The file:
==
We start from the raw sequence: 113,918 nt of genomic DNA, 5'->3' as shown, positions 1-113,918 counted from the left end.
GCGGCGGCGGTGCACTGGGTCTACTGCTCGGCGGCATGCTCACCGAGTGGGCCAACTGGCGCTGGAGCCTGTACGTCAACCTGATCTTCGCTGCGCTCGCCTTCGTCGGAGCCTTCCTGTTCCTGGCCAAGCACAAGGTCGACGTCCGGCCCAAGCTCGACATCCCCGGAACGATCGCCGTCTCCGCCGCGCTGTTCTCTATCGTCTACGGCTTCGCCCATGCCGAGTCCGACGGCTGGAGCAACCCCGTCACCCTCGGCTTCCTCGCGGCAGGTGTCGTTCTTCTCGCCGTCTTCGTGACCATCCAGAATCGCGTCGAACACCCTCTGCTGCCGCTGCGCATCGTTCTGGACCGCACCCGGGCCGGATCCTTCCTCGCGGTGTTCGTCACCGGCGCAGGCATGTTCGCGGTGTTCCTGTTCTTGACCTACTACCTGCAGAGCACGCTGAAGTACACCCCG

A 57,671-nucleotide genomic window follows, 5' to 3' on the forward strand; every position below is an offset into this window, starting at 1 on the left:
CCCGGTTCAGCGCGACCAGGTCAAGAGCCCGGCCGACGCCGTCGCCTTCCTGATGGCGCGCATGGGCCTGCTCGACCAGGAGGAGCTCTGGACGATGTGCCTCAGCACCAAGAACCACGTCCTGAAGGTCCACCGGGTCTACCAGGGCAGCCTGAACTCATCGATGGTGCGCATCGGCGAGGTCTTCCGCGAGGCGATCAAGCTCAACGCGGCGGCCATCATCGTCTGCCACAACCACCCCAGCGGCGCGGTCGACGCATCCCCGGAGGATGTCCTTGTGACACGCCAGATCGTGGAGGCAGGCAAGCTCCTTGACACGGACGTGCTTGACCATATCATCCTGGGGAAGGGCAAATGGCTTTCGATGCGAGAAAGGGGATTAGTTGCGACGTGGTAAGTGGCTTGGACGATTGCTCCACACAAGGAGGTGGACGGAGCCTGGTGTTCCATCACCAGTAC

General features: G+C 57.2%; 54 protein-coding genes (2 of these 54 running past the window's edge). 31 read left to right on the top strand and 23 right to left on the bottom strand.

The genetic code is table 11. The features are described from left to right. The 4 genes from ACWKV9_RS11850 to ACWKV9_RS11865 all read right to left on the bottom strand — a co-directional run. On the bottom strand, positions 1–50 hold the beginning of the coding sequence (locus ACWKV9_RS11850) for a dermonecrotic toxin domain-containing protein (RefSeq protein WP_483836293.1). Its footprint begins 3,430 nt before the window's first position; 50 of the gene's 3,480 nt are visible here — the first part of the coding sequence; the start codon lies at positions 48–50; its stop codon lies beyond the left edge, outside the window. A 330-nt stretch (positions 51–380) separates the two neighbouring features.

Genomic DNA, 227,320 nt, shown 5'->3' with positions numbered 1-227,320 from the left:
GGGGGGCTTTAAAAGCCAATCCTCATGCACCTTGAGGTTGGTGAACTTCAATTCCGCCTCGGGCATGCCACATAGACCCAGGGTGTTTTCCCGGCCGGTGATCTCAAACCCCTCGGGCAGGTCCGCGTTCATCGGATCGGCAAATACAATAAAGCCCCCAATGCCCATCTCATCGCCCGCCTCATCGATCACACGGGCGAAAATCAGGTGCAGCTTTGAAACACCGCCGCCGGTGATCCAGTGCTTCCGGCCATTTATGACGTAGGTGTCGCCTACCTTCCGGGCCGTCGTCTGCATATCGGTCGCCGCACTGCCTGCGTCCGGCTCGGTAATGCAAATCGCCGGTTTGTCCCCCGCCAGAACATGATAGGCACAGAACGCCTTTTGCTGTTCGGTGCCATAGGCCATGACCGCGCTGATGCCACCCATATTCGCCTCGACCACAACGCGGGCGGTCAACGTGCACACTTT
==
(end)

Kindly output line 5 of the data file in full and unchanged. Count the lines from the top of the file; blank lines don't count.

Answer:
General features: G+C 57.2%; 54 protein-coding genes (2 of these 54 running past the window's edge). 31 read left to right on the top strand and 23 right to left on the bottom strand.